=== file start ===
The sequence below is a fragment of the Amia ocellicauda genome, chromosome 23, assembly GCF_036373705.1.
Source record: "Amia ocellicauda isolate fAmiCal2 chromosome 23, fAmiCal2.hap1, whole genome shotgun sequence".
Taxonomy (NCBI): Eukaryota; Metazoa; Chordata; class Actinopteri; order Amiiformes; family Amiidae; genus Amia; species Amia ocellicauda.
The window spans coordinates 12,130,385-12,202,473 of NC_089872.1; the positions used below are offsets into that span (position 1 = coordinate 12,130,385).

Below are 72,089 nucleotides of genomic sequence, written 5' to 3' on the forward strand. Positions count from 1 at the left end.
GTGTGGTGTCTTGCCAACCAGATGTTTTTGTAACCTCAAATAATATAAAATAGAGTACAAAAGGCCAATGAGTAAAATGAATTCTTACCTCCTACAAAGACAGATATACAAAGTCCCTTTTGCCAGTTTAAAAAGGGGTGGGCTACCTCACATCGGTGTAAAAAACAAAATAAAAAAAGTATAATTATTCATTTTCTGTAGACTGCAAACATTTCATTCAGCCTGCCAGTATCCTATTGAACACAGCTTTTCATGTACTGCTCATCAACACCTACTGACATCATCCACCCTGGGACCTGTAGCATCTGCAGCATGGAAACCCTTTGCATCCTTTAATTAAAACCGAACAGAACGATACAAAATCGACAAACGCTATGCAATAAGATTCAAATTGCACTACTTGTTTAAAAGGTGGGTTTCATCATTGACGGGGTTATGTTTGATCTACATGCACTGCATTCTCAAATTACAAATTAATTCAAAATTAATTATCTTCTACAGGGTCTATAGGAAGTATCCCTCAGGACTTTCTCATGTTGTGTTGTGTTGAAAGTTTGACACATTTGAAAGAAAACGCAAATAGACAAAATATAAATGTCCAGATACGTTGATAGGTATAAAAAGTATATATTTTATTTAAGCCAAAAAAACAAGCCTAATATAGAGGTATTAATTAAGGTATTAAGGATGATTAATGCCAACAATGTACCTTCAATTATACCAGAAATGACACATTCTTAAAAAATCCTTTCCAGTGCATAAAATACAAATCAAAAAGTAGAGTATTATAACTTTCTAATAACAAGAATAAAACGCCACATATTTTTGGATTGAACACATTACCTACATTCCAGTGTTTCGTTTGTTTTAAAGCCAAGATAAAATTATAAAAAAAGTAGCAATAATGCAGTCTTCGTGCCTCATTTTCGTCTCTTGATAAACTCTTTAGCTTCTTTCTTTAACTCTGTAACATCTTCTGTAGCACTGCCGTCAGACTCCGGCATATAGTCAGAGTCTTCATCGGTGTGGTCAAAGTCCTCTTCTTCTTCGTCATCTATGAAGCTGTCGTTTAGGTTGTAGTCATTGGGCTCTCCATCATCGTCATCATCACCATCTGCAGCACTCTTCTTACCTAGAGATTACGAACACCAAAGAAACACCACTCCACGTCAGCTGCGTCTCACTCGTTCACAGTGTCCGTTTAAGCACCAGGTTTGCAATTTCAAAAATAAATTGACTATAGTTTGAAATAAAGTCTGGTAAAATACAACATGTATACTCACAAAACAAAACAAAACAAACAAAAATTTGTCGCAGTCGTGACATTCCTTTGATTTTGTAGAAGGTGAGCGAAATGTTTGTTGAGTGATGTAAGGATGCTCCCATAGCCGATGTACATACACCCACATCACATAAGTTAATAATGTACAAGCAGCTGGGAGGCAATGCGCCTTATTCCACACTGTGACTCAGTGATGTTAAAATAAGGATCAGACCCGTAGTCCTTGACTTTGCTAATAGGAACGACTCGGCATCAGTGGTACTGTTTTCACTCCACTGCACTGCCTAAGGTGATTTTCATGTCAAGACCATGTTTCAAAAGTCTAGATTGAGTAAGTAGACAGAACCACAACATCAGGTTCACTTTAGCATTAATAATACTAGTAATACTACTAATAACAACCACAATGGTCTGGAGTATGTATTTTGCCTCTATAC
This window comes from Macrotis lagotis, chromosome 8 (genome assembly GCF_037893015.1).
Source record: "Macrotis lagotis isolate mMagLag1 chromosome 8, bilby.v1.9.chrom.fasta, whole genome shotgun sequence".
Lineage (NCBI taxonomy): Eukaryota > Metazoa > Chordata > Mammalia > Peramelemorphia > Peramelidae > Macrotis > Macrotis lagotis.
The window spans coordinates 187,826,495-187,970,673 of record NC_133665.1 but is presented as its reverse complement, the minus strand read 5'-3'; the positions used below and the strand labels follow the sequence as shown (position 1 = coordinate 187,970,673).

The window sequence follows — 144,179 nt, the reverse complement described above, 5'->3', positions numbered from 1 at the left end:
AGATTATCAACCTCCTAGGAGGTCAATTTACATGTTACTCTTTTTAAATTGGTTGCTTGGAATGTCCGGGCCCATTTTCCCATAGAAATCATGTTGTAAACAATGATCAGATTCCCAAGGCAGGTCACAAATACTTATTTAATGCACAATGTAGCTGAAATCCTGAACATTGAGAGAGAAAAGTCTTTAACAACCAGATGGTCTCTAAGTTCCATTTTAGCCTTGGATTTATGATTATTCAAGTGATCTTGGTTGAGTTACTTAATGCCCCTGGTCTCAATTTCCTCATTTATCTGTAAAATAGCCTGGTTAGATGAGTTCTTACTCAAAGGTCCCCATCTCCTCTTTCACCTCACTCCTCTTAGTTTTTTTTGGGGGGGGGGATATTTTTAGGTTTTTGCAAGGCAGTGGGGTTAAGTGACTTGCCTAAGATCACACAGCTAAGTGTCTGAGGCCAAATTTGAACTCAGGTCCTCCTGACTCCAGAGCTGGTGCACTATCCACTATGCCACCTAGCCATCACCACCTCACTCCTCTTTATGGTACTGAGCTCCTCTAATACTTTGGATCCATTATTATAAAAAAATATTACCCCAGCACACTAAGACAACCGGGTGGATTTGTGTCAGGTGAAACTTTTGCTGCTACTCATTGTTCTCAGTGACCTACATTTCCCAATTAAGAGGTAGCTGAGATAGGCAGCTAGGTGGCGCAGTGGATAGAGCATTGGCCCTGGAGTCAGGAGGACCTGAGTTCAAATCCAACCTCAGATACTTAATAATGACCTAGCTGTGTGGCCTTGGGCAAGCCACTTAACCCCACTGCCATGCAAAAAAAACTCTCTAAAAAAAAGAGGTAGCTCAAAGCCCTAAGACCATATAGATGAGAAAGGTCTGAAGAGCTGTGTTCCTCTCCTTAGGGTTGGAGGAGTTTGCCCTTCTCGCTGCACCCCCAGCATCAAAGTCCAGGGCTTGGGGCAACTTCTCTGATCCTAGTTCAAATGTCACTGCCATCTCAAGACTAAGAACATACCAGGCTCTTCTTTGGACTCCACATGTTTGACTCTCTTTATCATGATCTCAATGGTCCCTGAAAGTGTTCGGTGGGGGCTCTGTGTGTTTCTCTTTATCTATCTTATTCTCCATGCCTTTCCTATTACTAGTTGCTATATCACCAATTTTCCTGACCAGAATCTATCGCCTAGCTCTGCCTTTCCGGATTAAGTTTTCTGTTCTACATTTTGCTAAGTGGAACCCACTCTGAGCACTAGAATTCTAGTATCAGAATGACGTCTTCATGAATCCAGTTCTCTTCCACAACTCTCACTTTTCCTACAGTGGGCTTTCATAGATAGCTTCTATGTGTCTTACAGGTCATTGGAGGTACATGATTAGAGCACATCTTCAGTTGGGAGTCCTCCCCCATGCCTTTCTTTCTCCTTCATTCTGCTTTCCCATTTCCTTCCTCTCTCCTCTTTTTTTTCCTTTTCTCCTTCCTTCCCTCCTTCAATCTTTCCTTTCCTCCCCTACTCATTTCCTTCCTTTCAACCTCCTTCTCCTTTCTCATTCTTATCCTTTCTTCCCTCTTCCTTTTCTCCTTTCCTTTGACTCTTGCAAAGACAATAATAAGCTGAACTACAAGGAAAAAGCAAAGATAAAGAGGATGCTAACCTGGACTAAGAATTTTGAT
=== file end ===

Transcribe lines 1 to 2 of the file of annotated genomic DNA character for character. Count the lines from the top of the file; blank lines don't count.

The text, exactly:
The sequence below is a fragment of the Amia ocellicauda genome, chromosome 23, assembly GCF_036373705.1.
Source record: "Amia ocellicauda isolate fAmiCal2 chromosome 23, fAmiCal2.hap1, whole genome shotgun sequence".